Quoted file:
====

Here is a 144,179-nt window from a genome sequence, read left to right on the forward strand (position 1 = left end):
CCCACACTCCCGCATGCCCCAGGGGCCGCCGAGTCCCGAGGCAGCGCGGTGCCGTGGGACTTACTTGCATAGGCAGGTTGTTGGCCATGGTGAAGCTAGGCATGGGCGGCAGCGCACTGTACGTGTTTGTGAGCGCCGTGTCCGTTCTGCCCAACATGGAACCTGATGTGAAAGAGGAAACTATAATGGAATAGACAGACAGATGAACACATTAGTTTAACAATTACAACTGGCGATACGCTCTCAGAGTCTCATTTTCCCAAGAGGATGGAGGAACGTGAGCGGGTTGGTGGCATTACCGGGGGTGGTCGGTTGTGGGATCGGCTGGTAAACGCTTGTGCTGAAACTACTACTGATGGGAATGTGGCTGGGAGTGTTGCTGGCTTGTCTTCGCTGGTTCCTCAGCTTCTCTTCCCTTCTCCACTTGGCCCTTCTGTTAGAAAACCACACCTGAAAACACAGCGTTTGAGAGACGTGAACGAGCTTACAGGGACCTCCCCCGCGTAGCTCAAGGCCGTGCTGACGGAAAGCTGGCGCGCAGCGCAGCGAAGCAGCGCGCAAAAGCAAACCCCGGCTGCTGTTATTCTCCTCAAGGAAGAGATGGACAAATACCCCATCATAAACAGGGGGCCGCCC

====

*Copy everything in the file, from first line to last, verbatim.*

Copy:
Here is a 144,179-nt window from a genome sequence, read left to right on the forward strand (position 1 = left end):
CCCACACTCCCGCATGCCCCAGGGGCCGCCGAGTCCCGAGGCAGCGCGGTGCCGTGGGACTTACTTGCATAGGCAGGTTGTTGGCCATGGTGAAGCTAGGCATGGGCGGCAGCGCACTGTACGTGTTTGTGAGCGCCGTGTCCGTTCTGCCCAACATGGAACCTGATGTGAAAGAGGAAACTATAATGGAATAGACAGACAGATGAACACATTAGTTTAACAATTACAACTGGCGATACGCTCTCAGAGTCTCATTTTCCCAAGAGGATGGAGGAACGTGAGCGGGTTGGTGGCATTACCGGGGGTGGTCGGTTGTGGGATCGGCTGGTAAACGCTTGTGCTGAAACTACTACTGATGGGAATGTGGCTGGGAGTGTTGCTGGCTTGTCTTCGCTGGTTCCTCAGCTTCTCTTCCCTTCTCCACTTGGCCCTTCTGTTAGAAAACCACACCTGAAAACACAGCGTTTGAGAGACGTGAACGAGCTTACAGGGACCTCCCCCGCGTAGCTCAAGGCCGTGCTGACGGAAAGCTGGCGCGCAGCGCAGCGAAGCAGCGCGCAAAAGCAAACCCCGGCTGCTGTTATTCTCCTCAAGGAAGAGATGGACAAATACCCCATCATAAACAGGGGGCCGCCC